Lactation Counseling

What is a Certified Lactation Counselor?

               A certified lactation counselor is a woman experienced and specially trained to help mothers and babies that are having difficulty nursing.  She answers both simple questions and helps solve more complicated problems.  Certification happens through a 45 hour training program and a 3 part test must be passed.  Keeping herself in the learning process and up to date with information is part of staying certified.  Women who get into the field of breastfeeding usually do it because they have a sincere desire to help others and because breastfeeding is close to their own hearts.

If you are struggling with breastfeeding,  just call for some help!

When do I need help?

               Most women have questions about breastfeeding, the first few weeks, around 6 months, and when they are thinking of weaning the baby.  Lactation counselors can be a big help during these times, especially if you are the first person you’ve known to breastfeed, or if the others you’ve known to breastfeed experienced unresolved problems, nursed a shorter period of time than you, or just don’t know how to help.  Sometimes moms get conflicting information from different people.

The  following are times when you really should seek help from someone with knowledgeable experience in breastfeeding:

  •  If you are having sore nipples.  Slight tenderness is normal the first week, more pain than this, or painful nipples coming after a period of painless nursing, is not.
  •  If your breasts are red, streaked, painful, or you are running a fever with a tender breast
  •  If your breasts are so full the baby can’t get on or your can’t seem to get much milk out
  •  If you baby has only rapid, shallow, nibbling type of sucking
  •  If your baby is not gaining weight
  • If baby falls asleep at the breast and wakes soon after, asking to nurse
  • If baby is not nursing at least every 2-3 hours, falls asleep at the breast and doesn’t wake easily
  • If in the first 3 weeks baby is not having at least 3-4, silver-dollar-size stools in a 24 hour period.
  • If baby still has dark green stools after 5 days of age
  • If baby is having less than 5 good, wet diapers after 5 days of age
  • If you are were told to supplement and now you are using more formula than you would like, or the baby is starting to refuse the breast, or your baby is not tolerating the formula you started.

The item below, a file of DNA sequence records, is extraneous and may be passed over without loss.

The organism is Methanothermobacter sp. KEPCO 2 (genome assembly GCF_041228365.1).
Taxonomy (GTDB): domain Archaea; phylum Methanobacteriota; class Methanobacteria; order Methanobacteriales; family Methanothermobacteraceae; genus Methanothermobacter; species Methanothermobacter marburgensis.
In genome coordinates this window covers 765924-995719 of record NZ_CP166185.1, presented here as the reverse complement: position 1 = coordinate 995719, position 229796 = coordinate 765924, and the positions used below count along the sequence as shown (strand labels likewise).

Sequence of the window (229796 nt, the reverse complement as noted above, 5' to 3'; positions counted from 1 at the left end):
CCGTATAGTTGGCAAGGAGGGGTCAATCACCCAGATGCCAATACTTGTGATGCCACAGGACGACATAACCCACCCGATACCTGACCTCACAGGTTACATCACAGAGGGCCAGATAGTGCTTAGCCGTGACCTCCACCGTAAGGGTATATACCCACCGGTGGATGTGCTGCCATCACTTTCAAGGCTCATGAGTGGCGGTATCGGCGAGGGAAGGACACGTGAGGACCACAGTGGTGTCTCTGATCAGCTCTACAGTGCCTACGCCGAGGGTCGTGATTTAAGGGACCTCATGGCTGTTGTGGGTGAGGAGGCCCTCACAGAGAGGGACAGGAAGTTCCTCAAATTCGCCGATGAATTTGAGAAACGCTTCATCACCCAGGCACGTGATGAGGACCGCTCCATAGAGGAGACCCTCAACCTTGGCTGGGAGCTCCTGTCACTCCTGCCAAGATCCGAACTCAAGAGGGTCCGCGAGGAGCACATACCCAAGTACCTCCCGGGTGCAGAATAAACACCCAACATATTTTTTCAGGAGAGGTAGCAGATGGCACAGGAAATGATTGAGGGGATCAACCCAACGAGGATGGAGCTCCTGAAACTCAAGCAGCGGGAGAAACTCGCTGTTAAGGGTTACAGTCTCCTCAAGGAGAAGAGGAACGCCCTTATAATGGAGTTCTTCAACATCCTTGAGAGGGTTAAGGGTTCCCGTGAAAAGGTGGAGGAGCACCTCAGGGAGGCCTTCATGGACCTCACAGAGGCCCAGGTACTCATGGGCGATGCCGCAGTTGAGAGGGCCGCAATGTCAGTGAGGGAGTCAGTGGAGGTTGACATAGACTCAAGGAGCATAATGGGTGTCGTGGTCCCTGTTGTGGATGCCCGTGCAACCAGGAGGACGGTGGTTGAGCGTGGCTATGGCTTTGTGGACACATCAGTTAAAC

• If you have questions about your milk supply at any time during the first year
  • If you or your baby are struggling with your return to work and breastfeeding
  • If you have questions about breastfeeding while you are pregnant
  • If you aren’t sure how to go about weaning (cold turkey is not the right way!)

 

What will the CLC do to help me?

When I first work with a mom she is usually on the phone with me.  I find out everything I can about what is going on.   I ask a lot of questions to clarify.  I offer reassurance and solutions to the problem.

If I can answer your question in 10 -15 minutes then I probably don’t need to see you.  But, if it sounds like a latch-on or position problem it’s usually best if we talk in person. I meet you at home or you can come to my home and we spend an hour or a little longer together.

I look at how your baby is latching, see how you are holding her/him, show you some new ways to do things to make nursing easier, teach breast care, and review how to tell that the baby is getting enough.  Sometimes an in person visit makes all the difference.  I’ll usually follow up with you or ask you to call in a day or so to find out how you and your baby are doing.

 

Why ask Ellen for the help you need?

I learned the true value of support when my first daughter was born and I struggled with breastfeeding and the needs of a very young baby.  Without the daily encouragement from my own mother, I would have had great difficulty in being successful.   My nipples were very sore, it seemed that just about the time she was done nursing it was time to start over again, I was so tired and I didn’t know what to do.  I didn’t have anyone to ask for breastfeeding help.  With the support from my Mom, determination, and a couple a good books, I got through those first tough 6 weeks and went on to nurse my daughter for 2 years.

I had some obstacles myself after those first weeks even with my kids who were born later, such as too frequent night waking, biting problems, thrush, and plugged ducts.  I had questions like:  How do I manage breastfeeding while I’m out and about?, When is the right time to wean?, and How can I help my baby concentrate on nursing, she’s so distracted?  I even wondered if I had enough milk to keep nursing at 3 and 6 months.

I really understand how confusing it can seem, all the while you just want to do your best for your baby.  Moms worry, we examine details, sometimes we over think, sometimes we just get overwhelmed.   I’ll help you get it all sorted out, pointed in the right direction, and settled in with the knowledge you need to succeed.

I started helping women with breastfeeding via the WIC program in 2000 after my 3rd baby was born.  It was then that I was certified in lactation counseling and I’ve helped hundreds of women become successful with breastfeeding.   I’ve helped moms with a wide variety of problems, and situations.  I will refer you to a Lactation Consultant, your physician, or pediatrician, or other professional if your problem is beyond my ability to help.

I’ve got a soft touch and a warm heart.  I really care if you are doing well.  It is such a rewarding experience to see a mom find her balance and become successful nursing her child.